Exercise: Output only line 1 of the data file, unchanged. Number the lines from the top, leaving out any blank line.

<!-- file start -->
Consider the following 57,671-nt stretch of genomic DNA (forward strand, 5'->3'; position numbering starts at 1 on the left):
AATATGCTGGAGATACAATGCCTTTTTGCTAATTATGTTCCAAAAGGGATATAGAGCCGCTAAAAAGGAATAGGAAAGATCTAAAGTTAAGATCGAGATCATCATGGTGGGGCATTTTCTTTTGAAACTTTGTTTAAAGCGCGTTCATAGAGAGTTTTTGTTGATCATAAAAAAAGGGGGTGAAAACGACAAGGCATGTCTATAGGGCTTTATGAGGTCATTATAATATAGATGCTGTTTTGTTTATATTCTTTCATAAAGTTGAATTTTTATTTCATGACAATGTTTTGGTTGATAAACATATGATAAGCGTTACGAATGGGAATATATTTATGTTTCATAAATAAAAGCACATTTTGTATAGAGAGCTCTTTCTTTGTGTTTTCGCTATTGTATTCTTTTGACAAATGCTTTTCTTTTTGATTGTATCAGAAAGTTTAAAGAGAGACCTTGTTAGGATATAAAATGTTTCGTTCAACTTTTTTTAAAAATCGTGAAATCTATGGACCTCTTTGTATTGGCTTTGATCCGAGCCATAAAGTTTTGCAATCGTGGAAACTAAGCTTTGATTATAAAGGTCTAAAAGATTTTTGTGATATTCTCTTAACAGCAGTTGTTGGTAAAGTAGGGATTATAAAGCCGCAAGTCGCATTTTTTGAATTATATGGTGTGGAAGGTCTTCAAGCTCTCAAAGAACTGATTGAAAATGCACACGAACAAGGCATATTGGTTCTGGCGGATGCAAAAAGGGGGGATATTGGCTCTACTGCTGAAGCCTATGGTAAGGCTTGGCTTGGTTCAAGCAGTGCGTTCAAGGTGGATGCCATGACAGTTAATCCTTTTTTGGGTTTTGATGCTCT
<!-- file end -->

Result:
Consider the following 57,671-nt stretch of genomic DNA (forward strand, 5'->3'; position numbering starts at 1 on the left):